Saturday, June 04, 2005

Inside Iraq

To follow the headlines would be to believe Iraq is a mess and a quagmire on the verge of collapse.

But here's some reporting, in the form of photojournalism so you can see for yourself, that such claims are greatly exaggerated, and that the terror campaign, though unprecedented in size and scope (compared with what Israel has had to endure, for example), is destined to fail.

Because Iraq is a very big place, and the nihilistic random mass murder of the terrorists can only succeed if we choose -- of our own volition -- to abaondon the project.

That is all they can hope for. In this, unfortunately, they are aided by the media's glee in reporting every tragedy and mishap, and ignoring all of the good news. Wouldn't want to give free propaganda to the Bushies, now, would we?

Free propaganda to Al-Qaeda, however, is just peachy.

Part of the reason the random murders continue is becasue the terrorists can still cling to the belief that if they just do it enough, the continued drumbeat of negative reporting will harm us politically. Thus, the media's cooperation effectively encourages them to continue to kill.

That makes the MSM's behavior deeply immoral in my book. Because the effect their "reporting" has is to aid the morale of the murderers, in spite of the high-minded motives of "free speech" behind it.

Here is the tale of Dohuk, a town in northern Iraq. The link goes to the site of an author and photojournalist, and the pictures there must be seen for the full effect.

The Kurds here are now free of the oppression for decades under the evil Hussein regime. They are thriving:
Approaching Dohuk, a short drive north of Mosul, brings to mind the countryside in Italy. The war is over in Dohuk. After suffering perhaps a half century of fighting, the people have finally gotten the peace they wanted long ago. With the old Iraqi government vanquished, Dohuk is thriving. In fact, this Iraqi city appears to be doing at least as well as--perhaps remarkably better than--many comparably-sized towns in Italy. A visit to this place affords more than a break from the rugged routine of war; it also provides a postcard of a possible future for all of Iraq.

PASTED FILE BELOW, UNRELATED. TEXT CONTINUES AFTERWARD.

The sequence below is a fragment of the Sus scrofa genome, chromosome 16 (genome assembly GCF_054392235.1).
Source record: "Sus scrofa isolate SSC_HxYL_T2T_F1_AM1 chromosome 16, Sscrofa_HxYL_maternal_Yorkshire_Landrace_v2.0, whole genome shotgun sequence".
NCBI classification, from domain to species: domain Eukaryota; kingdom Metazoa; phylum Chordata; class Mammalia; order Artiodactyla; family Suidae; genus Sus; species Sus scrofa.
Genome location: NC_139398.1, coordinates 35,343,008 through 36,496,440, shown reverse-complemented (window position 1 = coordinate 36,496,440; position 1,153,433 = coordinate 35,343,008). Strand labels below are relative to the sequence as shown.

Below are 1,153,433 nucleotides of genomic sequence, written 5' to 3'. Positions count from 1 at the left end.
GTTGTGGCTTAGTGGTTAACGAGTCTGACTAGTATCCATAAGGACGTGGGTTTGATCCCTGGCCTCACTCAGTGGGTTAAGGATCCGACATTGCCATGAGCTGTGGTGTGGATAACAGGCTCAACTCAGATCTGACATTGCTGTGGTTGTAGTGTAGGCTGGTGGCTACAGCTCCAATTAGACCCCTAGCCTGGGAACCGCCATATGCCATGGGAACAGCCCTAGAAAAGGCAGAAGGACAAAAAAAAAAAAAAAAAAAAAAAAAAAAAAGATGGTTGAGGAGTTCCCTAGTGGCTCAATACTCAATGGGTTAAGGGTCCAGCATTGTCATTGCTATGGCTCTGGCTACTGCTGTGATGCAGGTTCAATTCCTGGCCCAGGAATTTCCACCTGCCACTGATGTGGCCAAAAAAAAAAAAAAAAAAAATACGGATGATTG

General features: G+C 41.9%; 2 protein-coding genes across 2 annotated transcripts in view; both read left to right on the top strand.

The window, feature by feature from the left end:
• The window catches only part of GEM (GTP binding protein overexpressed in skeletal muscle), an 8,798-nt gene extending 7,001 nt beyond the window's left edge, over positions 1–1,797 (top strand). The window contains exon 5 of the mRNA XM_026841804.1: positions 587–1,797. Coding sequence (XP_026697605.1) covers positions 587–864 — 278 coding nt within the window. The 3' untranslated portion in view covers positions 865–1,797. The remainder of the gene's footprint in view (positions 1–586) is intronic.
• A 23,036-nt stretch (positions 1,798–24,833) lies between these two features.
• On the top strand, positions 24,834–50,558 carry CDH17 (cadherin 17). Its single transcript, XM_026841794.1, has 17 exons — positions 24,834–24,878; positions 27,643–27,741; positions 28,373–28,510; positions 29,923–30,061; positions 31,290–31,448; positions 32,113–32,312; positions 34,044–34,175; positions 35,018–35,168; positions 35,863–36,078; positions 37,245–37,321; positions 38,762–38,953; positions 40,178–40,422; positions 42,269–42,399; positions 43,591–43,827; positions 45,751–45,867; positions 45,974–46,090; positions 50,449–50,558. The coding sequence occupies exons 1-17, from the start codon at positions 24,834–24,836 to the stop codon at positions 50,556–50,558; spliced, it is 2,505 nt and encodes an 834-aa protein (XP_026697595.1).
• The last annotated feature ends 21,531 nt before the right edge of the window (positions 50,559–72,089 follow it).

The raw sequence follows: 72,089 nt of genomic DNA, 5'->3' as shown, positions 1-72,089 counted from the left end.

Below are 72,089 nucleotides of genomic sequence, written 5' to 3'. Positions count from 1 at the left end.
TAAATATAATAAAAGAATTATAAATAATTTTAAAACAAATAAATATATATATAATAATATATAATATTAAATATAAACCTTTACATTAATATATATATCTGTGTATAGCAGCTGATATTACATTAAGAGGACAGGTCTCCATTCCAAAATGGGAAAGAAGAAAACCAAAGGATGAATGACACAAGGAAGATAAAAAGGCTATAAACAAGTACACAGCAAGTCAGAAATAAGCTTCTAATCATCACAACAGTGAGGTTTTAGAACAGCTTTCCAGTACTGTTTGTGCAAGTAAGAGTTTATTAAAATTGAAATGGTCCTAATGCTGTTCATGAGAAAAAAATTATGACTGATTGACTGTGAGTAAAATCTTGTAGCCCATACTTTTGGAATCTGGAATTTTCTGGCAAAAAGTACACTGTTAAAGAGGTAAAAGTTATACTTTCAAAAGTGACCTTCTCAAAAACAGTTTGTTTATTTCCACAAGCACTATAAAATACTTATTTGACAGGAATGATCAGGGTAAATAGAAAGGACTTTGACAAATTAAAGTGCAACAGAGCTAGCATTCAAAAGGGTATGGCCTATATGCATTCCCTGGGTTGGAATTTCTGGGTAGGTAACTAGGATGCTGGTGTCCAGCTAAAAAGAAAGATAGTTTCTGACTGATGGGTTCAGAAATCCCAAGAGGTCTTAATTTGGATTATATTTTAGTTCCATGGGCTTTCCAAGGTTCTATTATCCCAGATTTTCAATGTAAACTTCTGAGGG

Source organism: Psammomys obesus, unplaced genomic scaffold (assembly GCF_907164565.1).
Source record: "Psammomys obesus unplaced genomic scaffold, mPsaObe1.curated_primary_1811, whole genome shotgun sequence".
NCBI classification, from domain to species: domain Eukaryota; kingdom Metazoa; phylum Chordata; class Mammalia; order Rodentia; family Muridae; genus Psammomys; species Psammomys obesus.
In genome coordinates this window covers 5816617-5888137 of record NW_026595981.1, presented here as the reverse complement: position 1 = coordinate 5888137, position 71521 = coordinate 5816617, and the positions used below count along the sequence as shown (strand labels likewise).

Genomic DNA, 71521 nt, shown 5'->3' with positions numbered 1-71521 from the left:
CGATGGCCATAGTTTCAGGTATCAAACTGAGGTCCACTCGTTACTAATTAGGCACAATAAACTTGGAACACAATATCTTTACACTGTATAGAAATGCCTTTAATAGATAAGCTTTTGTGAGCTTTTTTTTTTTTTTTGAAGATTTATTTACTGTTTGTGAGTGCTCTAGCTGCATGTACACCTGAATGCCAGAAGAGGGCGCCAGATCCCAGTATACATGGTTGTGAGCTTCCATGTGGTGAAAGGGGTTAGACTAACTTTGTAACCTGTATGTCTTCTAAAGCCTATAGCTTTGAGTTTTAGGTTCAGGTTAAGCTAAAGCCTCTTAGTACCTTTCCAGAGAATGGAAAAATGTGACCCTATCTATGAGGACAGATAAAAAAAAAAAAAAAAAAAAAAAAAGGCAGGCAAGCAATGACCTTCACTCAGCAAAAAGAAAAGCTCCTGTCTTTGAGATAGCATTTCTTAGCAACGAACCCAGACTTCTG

It really looks like a nice place.
Coalition military presence in the region is scant, and those who travel here come mainly for shopping, or to relax and drink tea with friendly Iraqis, who often will not allow Americans to pay. Despite there being a few too many "thank yous," the people know when they are intruding and have the manners to smile and quietly go about their way.
Once in Dohuk, American soldiers removed helmets and body armor, and carried only their weapons. The commander set them free, with orders to return later that day. I walked with some soldiers to a department store where we passed by the kiddie rides outside. The storefront may well have been in Colorado Springs, or Munich. There were big push-carts for the adults, and little carts for the children.
Peaceful. And the stores are packed with goods to buy.
I walked into a store called Zanest Computer & Electronics, at 14th Anthar Street, and there I sat with Mr. Abdul Shukry, and asked him about business. Mr. Shukry said business is good, and that the US Army had come a few days earlier and purchased sixty computers and sixty UPS's and gave them all to Dohuk University.

"That's great," I said, "but how are sales if you do not include the Army business?"
"Still is good," he said, "Since the war has ended, all is good."
"Are the people happy?" I asked.
Mr. Shukry paused for a moment, as if it were the simplest question he'd been asked in months, "Of course they are happy," he said.
"Are you Muslim?" I asked.
"Yes," he said.
"Sunni, yes?"
"Yes, Sunni. Most Kurds are Sunni."
"Many people think the Sunnis all make war."
"Not us. We are Kurds."
Check out the rest of the story! You won't get this from the MSM.


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